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Breaking: Astronomers found the closest black hole to Earth

Astronomers have discovered the closest black hole to our solar system — it's just 1,000 light-years away.

Scientists from the European Southern Observatory (ESO) detailed the findings in a study published Wednesday in the journal Astronomy & Astrophysics.

Since black holes exert a force of gravity so strong that not even light can escape, you can't see them directly — but you can see some of the stuff that orbits them.


This wide-field view shows the region of the sky, in the constellation of Telescopium, where HR 6819 can be found. The triple system consists of two stars and the closest black hole to Earth ever found. ESO/Digitized Sky Survey 2. Acknowledgement: Davide De Martin

That's how the researchers stumbled upon this black hole. They were studying double-star systems and noticed that one of the stars they were watching was orbiting an invisible object every 40 days.

"An invisible object with a mass at least 4 times that of the sun can only be a black hole," Thomas Rivinius, an ESO scientist who led the study, said in a press release. He added, "this system contains the nearest black hole to Earth that we know of."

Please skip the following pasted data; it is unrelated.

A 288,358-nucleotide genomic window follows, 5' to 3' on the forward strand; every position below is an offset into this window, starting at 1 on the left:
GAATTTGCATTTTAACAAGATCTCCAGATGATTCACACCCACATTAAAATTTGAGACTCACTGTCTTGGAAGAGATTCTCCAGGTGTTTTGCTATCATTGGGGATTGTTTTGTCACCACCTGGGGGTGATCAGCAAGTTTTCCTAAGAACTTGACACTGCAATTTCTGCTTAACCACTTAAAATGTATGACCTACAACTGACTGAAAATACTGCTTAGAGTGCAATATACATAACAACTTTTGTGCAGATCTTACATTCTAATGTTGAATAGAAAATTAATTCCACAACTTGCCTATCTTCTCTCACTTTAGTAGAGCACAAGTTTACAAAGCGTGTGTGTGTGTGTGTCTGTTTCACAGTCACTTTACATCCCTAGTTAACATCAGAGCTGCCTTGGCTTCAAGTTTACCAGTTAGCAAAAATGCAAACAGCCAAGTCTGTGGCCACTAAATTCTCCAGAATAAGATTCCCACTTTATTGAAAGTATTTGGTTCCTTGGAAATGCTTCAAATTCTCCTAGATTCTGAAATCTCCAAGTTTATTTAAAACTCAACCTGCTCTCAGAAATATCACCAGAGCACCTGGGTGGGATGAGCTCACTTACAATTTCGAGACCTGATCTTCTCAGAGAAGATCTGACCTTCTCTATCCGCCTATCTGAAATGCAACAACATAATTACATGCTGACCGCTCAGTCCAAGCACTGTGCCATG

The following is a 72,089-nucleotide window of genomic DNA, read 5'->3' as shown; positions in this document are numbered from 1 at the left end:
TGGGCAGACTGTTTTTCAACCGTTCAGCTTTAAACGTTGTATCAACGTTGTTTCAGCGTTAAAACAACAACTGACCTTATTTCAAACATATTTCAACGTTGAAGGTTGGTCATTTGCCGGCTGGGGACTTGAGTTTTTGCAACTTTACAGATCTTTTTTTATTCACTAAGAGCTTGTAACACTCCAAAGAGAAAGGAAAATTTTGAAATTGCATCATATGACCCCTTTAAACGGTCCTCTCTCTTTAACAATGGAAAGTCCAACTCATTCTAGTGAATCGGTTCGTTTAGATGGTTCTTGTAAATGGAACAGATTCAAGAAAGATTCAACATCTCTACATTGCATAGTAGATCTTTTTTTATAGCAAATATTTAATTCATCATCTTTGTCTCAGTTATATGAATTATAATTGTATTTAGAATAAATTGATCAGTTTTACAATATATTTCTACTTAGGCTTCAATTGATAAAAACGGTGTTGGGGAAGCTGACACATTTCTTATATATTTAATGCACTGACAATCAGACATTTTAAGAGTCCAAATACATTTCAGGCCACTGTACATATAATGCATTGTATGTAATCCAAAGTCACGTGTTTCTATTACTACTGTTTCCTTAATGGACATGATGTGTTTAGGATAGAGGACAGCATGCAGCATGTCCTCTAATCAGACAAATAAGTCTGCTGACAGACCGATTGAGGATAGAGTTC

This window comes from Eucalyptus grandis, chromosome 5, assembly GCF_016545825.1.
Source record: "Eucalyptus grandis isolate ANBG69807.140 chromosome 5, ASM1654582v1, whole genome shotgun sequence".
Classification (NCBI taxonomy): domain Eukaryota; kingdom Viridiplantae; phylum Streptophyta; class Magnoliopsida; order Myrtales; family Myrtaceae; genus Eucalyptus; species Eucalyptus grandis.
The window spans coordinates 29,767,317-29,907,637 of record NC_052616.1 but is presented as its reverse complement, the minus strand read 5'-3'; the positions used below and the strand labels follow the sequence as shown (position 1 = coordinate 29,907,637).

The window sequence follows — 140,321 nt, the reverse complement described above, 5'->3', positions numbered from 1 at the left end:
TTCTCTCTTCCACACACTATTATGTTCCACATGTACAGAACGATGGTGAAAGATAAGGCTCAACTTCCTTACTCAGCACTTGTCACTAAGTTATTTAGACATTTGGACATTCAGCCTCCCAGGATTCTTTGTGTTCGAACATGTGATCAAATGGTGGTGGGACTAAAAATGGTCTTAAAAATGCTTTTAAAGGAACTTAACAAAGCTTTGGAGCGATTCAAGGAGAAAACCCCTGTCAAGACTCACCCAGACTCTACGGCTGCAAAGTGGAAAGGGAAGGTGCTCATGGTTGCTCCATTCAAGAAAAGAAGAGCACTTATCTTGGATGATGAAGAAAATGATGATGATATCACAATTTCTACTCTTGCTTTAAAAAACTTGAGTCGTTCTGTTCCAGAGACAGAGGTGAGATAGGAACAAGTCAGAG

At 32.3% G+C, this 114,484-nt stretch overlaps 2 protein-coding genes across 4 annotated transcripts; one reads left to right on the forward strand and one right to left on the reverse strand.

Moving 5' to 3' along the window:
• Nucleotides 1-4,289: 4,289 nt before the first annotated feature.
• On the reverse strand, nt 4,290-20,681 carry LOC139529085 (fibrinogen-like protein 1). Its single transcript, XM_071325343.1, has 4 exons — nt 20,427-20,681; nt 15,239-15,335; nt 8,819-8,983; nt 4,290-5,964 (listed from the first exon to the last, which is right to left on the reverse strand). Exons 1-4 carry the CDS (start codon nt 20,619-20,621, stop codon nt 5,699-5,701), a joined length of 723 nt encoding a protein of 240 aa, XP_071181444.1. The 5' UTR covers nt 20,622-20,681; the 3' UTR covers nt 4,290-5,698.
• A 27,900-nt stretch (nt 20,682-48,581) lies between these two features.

The below video shows what the astronomers saw: a star (blue) orbiting an invisible black hole (red), with another star (also blue) orbiting the inner pair. That makes this star system, called HR 6819, a triple system.

 

"We were totally surprised when we realized that this is the first stellar system with a black hole that can be seen with the unaided eye," Petr Hadrava, a scientist at the Academy of Sciences of the Czech Republic in Prague and co-author of the research, said in the release.

The star system is close enough that people in Earth's southern hemisphere can spot the stars on a clear night.

"There must be hundreds of millions of black holes out there, but we know about only very few. Knowing what to look for should put us in a better position to find them," Rivinius said.

Dietrich Baade, an ESO astronomer on the research team, called the discovery "the tip of an exciting iceberg."

In fact, the researchers already have their eye on another two-star system, called LB-1, that could be hiding its own black hole.

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